A friend asked in a Whatsapp group the other day about financial planning and was surprised when I pointed him to this website and said something along the lines of ‘I thought you were tight, not into investing’.

    I am very private, quite introverted, don’t need much to live on, so hoping, when the day comes, it will involve us quietly jacking in our jobs, and carrying on quietly having more time to enjoy our range of hobbies and interests and a relatively frugal lifestyle. If people ask questions, that is their problem, not mine. Real friends (and I don’t think mine do or would) shouldn’t care about the number of 0’s you have, and nor do I really.

    Oh and that video! So simple! Lots of robinhood/day trader investors are going to have a nasty surprise at some point down the line. (Although to be fair, I was naive at one point also)

    Thanks again for your ongoing work with the blog.

  • 12 xxd09 January 23, 2021, 12:24 pm

    Further down the road at 74-some experiences/lessons learnt that might be useful
    Finances-I bored everybody with pension chat early on in life-it was all about houses then-however wife and kids all seemed to absorb the Kool -Aid -all now well pensioned and we still live in a small cottage -just right for 2
    My wife does the spending etc but leaves money to me-worrying to me as you get older
    I run Quicken 2004 as a parallel and check to the bank
    All purchases entered once a week-constant reconciliation- the Quicken Homepage shows my wife every time what we are spending -the size of our ISAs,SIPPs etc-she has a good feel of our financial state updated every week
    Re children-I informed them at a early age after educating them-all now in good jobs-that if one of them fell on hard times and needed help they would get it-its Mum and Dads money and we would spend as we saw fit ie “unfairly”
    One child-a teacher was not so well paid-got some thousands for a house deposit -other kids informed
    No other demands so far!
    I am sure other “old” posters have more examples
    xxd09

  • 13 Kraggash January 23, 2021, 12:33 pm

    As someone who retired early, is FI, but is now approaching normal retirement age, I have started to wonder.
    No obvious signs of wealth, looking after savings, celebrating financial milestone privately etc – we used to call this sort of person a miser. Surely, the description would fit Scrooge?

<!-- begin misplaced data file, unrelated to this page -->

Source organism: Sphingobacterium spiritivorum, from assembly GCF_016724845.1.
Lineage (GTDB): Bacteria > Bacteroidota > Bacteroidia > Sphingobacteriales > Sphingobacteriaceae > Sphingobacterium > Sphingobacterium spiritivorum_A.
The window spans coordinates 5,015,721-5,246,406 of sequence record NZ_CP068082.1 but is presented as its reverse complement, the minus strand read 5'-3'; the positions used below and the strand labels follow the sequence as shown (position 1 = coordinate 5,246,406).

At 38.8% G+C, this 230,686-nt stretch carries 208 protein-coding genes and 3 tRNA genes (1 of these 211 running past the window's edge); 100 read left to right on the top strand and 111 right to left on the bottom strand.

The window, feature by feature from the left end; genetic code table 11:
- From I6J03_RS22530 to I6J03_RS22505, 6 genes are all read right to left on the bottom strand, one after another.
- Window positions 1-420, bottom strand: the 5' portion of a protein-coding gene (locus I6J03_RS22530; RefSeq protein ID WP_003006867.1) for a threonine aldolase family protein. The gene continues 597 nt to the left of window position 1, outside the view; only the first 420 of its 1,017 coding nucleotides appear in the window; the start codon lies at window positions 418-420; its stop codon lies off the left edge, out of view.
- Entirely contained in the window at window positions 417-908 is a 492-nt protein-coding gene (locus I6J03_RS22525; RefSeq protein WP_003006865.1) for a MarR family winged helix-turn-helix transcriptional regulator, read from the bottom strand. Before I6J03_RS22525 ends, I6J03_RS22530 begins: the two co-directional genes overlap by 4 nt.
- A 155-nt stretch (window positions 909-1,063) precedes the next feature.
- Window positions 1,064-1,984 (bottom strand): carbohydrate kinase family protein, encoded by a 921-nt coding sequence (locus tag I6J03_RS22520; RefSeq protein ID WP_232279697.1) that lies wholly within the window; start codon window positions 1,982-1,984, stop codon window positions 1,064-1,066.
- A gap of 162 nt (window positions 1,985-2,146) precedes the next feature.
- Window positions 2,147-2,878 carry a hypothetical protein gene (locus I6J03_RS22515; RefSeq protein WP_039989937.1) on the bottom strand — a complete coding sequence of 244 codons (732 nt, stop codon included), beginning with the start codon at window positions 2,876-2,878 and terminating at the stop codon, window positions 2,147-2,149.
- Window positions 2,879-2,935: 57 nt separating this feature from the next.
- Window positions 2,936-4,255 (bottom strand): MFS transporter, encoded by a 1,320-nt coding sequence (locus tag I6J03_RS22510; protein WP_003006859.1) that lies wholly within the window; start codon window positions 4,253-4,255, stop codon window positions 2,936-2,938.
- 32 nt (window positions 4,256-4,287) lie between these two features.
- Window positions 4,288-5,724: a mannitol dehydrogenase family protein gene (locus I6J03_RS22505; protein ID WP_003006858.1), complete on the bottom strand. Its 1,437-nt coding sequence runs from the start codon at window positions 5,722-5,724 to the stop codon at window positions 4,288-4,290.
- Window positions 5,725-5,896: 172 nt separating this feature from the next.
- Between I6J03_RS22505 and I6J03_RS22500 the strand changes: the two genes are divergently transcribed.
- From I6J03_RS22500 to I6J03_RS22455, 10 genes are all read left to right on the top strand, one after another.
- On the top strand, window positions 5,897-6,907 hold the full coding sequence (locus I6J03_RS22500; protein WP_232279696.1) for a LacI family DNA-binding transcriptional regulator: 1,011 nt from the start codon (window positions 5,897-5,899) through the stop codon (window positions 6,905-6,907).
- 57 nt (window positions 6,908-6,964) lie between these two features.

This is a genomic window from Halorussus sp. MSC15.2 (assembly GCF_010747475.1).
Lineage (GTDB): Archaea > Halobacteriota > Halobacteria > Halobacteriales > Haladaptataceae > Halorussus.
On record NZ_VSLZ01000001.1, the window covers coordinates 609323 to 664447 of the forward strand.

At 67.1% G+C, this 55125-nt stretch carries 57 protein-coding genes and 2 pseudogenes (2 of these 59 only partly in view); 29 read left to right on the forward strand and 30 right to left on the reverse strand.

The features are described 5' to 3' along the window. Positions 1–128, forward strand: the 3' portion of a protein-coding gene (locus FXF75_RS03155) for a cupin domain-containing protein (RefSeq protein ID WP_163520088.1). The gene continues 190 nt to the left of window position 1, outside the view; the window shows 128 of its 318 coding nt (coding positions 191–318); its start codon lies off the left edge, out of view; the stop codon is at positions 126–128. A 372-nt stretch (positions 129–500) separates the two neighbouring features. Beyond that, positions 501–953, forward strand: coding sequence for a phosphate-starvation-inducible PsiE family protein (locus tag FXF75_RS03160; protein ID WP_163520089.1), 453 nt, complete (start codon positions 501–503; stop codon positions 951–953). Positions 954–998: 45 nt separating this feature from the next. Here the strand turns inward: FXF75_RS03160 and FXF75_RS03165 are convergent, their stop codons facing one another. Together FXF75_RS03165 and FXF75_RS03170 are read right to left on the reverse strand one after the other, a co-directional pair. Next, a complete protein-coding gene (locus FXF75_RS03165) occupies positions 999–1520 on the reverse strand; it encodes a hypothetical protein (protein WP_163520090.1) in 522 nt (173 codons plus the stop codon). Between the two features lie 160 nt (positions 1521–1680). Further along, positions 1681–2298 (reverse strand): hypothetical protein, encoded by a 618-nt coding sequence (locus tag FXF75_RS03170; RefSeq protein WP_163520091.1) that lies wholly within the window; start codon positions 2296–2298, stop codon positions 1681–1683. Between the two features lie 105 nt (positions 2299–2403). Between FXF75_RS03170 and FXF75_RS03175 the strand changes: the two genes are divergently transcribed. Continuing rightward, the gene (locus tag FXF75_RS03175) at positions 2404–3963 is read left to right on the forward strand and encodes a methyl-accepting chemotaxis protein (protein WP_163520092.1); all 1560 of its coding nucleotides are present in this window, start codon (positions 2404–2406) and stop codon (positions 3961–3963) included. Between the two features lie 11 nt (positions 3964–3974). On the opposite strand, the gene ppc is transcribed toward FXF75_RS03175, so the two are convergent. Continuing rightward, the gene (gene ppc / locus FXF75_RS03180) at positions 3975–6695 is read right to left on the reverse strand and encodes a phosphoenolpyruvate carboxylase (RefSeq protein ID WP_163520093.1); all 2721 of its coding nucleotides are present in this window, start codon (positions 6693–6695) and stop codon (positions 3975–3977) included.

I appreciate there are degrees of dedication to the cause, but i sometimes wonder if I went too far, and when (if ever) I should start spending more frivolously.

    Looking back, I could have, and (financially should have) bought a much bigger house, with a hefty mortgage, than we had for most of the time. And a few flights could have done with a bit more legroom, and a few more expensive holidays would not have had an appreciable effect on finances, etc……

  • 14 NwIan January 23, 2021, 12:54 pm

    Hi,
    My name is NwIan and I’ve been a fiaholic since 2004. Around 4 years ago I hit my FI number – in my case it wasn’t arbitary but was defined by the tax curve on a Section 32 pension. A decision point had been reached that turned spreadsheet numbers into bank account balances and conversion to a SIPP. All this was shared with my wife and we agreed an outline plan. Looking back, I think that’s the point when the quest for FI ended and a new chapter began as custodians of our rather grandly titled family wealth fund.
    Have we shared this with the kids? Not in great detail as they have always been encouraged to save for their own futures.

  • 15 Bill G January 23, 2021, 12:55 pm

    As a rule of thumb I am happy to share my thoughts on money and saving with anyone but, excluding my immediate family, I tend to avoid numbers.
    Friends and colleagues would occasionally ask about mortgages and pension schemes and pre-COVID that was the limit. Now though, the MMM style savings that they balked at (and a younger version of myself evangelised about) are irrelevant when working from home and I have enjoyed some really good chats about topping up a pension vs ISA etc.

  • 16 ermine January 23, 2021, 12:56 pm

    > I run Quicken 2004 as a parallel and check to the bank

    Another fan of Quicken 2004 here. You do need some sort fo control panel to add it all up, once things get more complicated, particularly where you have ISA as well as SIPP/pension assets. Some people may be sharp enough to keep that in Excel, but it gets messy and huge after a decade or so.